Cosworth co-owner Kevin Kalkhoven has dismissed rumors that the company is to build an IndyCar engine on behalf of a third OEM for the series’ 2021 regulations.
With May set as the deadline by which IndyCar president Jay Frye would wish to see a third engine manufacturer onboard, rumors have escalated that Cosworth would build the engine for a potential third OEM.
Such speculation gained momentum when Northampton, UK-based Cosworth opened its new plant in Shelby, MI., last summer.
However, Kalkhoven has dismissed the idea that Cosworth, which he and Gerry Forsythe have owned since 2004, is on the brink of a deal with an OEM for IndyCar engine manufacturer.
He told Motorsport.com: “As the owner of Cosworth I have no idea how this rumor got started, but I can tell you that no OEM has approached us about building an IndyCar engine. I don’t think I can put it more forcefully than that.
“The issue isn’t designing and building an engine. That’s relatively easy – it’s what we do! – and it’s not a wildly sophisticated device.
“But I can categorically say we are not in discussion with any manufacturer. We have a completely full design order book.”
Chevrolet and Honda are expected to start testing their 2.4-liter engines in the summer of 2020, although HPD’s outgoing president Art St. Cyr suggested the company is seeking earlier on-track test commencement.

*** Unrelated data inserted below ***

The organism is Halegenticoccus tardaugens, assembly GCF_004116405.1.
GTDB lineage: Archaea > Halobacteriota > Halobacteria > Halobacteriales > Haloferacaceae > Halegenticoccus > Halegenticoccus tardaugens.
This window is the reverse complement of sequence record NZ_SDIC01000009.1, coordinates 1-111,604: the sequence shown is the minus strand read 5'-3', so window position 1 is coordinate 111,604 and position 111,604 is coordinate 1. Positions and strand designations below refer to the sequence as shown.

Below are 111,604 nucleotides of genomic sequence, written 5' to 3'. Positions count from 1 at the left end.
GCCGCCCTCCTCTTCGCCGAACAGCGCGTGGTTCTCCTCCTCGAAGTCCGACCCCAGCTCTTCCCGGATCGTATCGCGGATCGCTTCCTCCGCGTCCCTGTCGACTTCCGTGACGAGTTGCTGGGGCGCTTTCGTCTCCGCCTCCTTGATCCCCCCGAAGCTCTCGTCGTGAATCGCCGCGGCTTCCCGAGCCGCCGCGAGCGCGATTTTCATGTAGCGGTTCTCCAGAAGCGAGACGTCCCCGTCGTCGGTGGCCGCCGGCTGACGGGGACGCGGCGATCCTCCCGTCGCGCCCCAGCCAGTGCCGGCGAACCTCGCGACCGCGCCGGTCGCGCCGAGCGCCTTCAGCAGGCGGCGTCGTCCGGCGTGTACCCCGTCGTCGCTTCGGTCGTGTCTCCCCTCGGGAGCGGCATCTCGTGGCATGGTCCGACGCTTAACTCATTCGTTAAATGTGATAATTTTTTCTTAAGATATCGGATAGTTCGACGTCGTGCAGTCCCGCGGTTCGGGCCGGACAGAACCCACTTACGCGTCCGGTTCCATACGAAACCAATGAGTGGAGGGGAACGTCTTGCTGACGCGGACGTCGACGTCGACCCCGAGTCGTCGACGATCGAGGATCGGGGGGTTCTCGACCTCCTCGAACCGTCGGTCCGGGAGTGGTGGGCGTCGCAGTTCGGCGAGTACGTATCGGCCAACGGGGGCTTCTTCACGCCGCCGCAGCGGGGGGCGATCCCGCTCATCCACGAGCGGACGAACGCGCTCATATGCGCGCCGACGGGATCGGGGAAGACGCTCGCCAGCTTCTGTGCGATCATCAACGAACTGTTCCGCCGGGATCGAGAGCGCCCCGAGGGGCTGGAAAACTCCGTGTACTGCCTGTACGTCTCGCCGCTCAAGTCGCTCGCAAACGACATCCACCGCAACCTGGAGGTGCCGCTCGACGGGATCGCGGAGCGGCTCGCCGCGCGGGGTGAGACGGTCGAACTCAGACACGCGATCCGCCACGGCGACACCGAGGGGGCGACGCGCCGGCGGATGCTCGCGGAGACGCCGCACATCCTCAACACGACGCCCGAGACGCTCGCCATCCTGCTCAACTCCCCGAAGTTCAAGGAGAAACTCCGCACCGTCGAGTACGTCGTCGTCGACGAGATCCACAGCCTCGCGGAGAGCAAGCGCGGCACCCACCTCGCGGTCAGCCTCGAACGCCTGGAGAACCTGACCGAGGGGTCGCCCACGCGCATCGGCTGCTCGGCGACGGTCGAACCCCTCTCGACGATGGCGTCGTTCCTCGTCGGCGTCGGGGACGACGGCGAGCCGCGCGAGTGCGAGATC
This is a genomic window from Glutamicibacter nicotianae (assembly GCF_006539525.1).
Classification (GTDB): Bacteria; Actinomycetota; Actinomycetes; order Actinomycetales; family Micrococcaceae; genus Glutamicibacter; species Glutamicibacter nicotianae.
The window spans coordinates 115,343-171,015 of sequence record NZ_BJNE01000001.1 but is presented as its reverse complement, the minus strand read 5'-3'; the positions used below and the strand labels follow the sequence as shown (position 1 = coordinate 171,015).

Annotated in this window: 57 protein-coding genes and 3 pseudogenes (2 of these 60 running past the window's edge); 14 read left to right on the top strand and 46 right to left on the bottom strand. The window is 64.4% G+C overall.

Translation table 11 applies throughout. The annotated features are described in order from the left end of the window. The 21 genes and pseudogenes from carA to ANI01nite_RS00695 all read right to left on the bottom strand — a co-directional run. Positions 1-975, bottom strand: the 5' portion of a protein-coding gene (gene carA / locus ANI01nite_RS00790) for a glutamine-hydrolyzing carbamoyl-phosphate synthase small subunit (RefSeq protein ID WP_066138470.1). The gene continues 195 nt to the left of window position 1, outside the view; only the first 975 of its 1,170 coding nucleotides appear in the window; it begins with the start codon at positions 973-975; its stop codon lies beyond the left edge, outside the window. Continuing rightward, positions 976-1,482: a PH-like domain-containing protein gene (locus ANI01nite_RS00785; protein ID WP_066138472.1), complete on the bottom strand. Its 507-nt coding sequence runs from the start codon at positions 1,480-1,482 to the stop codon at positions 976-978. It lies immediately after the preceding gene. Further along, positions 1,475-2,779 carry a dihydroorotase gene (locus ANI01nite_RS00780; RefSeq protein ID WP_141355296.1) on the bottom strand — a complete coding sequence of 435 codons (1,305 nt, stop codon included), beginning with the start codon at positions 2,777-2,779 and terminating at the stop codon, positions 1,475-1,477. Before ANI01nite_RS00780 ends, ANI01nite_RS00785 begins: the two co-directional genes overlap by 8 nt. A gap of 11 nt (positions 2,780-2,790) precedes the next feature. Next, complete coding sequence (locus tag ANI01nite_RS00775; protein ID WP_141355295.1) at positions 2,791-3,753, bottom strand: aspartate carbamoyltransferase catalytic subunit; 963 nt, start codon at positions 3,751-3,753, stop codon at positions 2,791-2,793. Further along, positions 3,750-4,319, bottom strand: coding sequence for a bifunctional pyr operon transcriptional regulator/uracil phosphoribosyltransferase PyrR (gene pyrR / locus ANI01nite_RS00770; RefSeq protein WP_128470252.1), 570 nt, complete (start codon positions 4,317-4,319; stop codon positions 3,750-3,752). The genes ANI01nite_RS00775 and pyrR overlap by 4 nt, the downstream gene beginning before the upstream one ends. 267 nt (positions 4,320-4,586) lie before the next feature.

Speaking at last week’s race at St. Petersburg, St. Cyr said: “As far as the timeframe for that, we just started working on the design. If you back up from when we need to start having engines in the car ready to race, probably around December of 2020 so the teams can start learning that engine.
“If you back that up, we need to probably start looking at testing the actual engine this time next year. We need to have it out and running.
“We're scrambling to develop a new engine. The infrastructure is not set up to develop a new engine every year like we used to do. We're working through the designs, trying to meet those deadlines to be ready when the bell is rung in December of 2020, we will be ready to start delivering those to our partner teams.
“The schedule is pretty tight. So we're cranking on it right now.”
As well as increased displacement from the current breed of 2.2-liter twin-turbo V6s, the 2.4-liter units’ push-to-pass boost is likely to produce more horsepower.
Currently, the turbos are run at 150kPa [1.5-bar boost] on road and street courses, with 165kPa available on push-to-pass. This is expected to increase to at least 170kPa.
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